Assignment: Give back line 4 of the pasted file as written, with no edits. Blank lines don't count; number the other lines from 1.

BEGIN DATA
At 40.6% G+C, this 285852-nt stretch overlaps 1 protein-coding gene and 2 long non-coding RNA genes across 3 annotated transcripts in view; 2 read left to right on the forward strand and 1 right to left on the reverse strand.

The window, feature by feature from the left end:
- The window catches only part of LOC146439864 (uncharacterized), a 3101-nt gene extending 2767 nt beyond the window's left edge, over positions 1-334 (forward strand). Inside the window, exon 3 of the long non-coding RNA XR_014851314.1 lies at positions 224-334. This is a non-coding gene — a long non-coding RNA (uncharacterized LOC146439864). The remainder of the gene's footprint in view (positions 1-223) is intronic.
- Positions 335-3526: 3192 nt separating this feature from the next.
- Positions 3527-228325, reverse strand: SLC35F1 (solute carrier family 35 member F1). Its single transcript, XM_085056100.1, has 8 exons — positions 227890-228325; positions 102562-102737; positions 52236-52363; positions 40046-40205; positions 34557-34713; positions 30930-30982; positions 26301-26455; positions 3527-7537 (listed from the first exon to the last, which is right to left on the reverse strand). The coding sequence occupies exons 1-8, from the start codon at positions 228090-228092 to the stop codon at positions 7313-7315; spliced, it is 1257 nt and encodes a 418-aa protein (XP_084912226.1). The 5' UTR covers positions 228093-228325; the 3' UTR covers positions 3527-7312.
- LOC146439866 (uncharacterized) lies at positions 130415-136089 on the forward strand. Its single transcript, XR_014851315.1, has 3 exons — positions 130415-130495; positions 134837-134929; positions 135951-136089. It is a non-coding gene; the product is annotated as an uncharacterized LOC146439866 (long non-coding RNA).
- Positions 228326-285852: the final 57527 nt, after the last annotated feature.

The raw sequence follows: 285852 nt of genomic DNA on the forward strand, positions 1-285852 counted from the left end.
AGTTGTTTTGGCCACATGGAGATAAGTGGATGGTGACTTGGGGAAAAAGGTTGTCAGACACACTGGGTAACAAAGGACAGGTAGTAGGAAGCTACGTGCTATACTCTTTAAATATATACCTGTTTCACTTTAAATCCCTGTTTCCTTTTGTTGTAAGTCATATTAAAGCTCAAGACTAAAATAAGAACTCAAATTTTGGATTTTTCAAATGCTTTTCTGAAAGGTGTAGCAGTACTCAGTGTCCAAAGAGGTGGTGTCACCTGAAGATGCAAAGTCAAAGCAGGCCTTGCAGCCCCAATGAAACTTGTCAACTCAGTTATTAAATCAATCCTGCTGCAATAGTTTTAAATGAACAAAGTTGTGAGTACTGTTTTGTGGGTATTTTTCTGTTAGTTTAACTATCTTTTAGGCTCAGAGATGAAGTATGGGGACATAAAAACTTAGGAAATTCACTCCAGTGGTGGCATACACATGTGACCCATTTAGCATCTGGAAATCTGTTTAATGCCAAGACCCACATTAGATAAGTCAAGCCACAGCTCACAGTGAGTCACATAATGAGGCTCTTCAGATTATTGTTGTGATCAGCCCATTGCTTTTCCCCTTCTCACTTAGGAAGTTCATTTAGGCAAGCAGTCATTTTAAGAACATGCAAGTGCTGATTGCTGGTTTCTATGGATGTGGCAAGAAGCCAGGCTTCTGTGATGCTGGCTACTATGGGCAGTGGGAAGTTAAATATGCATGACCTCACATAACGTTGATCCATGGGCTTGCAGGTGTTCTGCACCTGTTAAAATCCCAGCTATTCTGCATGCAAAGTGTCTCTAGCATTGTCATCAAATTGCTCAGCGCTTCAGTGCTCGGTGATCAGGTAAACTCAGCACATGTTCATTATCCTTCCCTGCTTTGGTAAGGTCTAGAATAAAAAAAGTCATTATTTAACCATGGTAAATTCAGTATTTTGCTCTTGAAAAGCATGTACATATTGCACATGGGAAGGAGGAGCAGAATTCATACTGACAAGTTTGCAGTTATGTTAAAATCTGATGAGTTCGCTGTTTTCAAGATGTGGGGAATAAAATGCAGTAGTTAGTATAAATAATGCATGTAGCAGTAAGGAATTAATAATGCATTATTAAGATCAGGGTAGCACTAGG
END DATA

- Positions 335-3526: 3192 nt separating this feature from the next.